My grandchildren who came to say their goodbyes to her are now old enough to understand at some point they will also be saying goodbye to me. And so we had the conversations about how my mother lives on in each of them and that when I die, a part of me will live on in them, too.
Then we switched to the importance of not taking life for granted, nor the people in it, living intentionally and being to our best ability the person we are created to be. It also led to some side conversations that began with the question to me, “Are you afraid of dying?” And so we looked at reality. Each of us will live, love, hurt, change, age, and die. No surprises about that.
I explained that I choose not to focus on the end of my life, nor to think I should feel good in every moment of it. And rather than worrying about what I may have to face, I choose to live it each day as it comes, believing I can handle whatever it brings.
After my children and grandchildren left, I gave those conversations more thought. I have come to the conclusion that even though my mother lived a very long time, it may not matter so much how long we live, but what we do with the time we have.
I hear people say, “When it slows down at work…” “When the kids are all aised….,” “When I retire….” We act as though we have unending amounts of time to do the things we dream about. But when someone you love dies, you are reminded life is now, this day will not be lived again.
A final gift from my mother is the reminder to pause and take stock of how I am living my days. Valentine’s Day is just around the corner and I am again reminded of the way my mother said I love you. She gave attention, kindness, laughter, and the offer of a place where one could go and count on being welcome and accepted. But it was not just one day a year, it is the way she lived her life.
Not a bad legacy.
An Advance Directive can vary from state to state. The Oklahoma Bar Association says Oklahoma’s Advance Directive for Health Care allows a person, 18 years of age or older, to inform physicians and others of their wishes to provide, decline or withdraw life-sustaining medical care and to donate specified organs when they have been diagnosed by the attending physician to be in a terminal condition, a persistently unconscious state, or an end-stage condition. The Advance Directive also allows you to appoint a health Care Proxy to make certain decisions on your behalf.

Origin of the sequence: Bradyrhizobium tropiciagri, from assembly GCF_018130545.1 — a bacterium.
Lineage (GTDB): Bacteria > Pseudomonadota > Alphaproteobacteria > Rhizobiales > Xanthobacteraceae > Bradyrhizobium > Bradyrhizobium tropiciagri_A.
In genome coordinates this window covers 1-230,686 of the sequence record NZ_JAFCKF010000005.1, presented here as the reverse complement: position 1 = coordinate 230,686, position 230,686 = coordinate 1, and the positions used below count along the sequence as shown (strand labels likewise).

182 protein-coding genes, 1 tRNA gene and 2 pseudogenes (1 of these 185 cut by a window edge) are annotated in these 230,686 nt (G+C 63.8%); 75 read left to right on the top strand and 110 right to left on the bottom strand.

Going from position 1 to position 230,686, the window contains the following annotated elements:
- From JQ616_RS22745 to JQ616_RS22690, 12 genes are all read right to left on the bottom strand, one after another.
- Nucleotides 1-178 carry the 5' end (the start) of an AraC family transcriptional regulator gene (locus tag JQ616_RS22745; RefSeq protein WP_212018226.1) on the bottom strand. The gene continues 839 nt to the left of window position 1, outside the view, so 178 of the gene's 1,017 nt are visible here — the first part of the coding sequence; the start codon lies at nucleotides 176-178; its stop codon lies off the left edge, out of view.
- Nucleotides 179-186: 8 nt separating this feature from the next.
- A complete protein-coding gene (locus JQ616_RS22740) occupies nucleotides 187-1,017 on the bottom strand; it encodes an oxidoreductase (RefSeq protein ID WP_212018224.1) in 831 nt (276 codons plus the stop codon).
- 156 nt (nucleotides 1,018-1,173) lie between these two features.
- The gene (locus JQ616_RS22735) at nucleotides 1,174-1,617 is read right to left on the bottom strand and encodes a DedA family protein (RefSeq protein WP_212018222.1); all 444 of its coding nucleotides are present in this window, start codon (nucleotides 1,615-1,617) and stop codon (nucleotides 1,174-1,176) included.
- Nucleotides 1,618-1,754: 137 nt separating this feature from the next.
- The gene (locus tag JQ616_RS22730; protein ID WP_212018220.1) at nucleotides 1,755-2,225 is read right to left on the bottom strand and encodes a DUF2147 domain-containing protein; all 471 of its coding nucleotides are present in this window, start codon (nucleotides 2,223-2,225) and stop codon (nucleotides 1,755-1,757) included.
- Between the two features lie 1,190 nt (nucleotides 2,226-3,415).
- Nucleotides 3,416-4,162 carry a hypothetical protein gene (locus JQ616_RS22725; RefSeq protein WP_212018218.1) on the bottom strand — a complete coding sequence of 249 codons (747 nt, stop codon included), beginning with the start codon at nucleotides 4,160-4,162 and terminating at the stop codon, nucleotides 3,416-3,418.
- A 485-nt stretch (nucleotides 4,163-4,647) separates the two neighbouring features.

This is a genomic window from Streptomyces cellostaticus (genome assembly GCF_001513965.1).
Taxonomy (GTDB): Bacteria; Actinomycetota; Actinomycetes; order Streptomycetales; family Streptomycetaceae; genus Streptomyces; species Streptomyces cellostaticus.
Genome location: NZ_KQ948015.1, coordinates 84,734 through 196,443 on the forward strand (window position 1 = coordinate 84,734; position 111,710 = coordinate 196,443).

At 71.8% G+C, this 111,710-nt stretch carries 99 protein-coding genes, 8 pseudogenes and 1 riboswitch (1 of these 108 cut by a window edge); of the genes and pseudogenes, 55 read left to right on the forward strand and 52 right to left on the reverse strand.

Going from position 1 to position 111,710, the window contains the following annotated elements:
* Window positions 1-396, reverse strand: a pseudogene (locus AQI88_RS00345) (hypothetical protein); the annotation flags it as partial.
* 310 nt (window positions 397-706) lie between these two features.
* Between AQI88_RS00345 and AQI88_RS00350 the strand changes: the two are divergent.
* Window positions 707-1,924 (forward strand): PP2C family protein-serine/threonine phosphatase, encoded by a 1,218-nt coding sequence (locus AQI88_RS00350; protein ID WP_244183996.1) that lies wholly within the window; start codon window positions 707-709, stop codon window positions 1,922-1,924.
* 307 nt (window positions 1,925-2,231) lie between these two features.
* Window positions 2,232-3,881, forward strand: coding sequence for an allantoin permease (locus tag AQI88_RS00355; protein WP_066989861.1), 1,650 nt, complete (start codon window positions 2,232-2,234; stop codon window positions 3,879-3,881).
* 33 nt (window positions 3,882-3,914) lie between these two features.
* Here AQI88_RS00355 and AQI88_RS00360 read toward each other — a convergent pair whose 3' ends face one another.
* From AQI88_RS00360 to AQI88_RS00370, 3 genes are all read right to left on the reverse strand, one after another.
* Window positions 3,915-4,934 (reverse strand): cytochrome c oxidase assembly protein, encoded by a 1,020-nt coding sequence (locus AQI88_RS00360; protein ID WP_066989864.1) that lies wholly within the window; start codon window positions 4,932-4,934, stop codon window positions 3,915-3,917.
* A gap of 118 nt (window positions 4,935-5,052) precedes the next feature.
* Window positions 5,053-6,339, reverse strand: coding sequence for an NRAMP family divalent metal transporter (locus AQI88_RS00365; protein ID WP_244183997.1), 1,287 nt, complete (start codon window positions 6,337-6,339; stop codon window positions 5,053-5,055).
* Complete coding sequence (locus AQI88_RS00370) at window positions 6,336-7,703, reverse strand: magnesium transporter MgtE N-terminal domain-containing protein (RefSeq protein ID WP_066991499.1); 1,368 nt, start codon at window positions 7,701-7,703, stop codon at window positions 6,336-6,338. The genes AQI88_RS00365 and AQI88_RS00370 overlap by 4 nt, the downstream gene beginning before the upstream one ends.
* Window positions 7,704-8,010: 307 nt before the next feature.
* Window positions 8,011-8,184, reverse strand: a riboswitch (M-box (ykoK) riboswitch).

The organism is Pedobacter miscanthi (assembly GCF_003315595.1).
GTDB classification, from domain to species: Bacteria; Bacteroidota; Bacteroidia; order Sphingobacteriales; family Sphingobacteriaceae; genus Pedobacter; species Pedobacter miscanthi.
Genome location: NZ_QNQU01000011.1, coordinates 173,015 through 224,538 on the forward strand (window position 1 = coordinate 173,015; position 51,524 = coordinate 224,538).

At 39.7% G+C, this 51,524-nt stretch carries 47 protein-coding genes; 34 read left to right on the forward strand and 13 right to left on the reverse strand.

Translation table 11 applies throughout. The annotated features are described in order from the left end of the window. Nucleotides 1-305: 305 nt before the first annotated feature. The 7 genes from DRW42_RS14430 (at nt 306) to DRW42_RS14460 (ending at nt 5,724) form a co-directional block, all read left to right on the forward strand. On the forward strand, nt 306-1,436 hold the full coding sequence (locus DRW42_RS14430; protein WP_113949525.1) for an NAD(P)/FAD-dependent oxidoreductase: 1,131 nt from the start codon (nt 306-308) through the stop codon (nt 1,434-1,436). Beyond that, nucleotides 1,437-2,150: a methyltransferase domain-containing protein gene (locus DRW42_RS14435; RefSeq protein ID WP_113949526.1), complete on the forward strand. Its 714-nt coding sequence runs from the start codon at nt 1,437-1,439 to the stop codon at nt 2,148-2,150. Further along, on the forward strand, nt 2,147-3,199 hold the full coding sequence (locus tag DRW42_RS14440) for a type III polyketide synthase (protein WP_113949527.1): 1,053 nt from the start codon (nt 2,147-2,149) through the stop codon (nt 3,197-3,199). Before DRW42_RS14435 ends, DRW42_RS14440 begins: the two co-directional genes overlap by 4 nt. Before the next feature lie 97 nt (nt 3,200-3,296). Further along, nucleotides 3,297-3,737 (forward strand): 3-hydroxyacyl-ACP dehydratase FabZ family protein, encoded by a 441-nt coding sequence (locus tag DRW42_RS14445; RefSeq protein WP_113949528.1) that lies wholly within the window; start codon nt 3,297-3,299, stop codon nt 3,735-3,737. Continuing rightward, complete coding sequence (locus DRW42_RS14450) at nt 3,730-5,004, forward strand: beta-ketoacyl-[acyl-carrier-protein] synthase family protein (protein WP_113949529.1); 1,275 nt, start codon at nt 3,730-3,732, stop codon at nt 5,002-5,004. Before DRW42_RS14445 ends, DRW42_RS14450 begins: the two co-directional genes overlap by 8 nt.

It is important a patient know they can change their mind at any time. A patient can revoke it in whole or in part and in any manner when communicated to their attending physican or other care provider or a witness to the revocation.
For more information on an Advance Directive in Oklahoma, check out the website www.okbar.org/public/brochures/advanced.htm.
Linda Edmondson, a friend who has long been a leader in end-of-life issues, agrees with me that when any family faces a critical health crisis, there are 3 crucial pieces they may want to consider: the need for an advance directive, the difficulty of deciding if/when hospise care might be appropriate and what palliative care is and how it can be helpful at all stages of a life-limiting illness.
I will write a separate blog on each of those issues and encourage any reader or professional in this area – who has “been there” – to share their personal experiences and any resources they found that might prove helpful to someone else.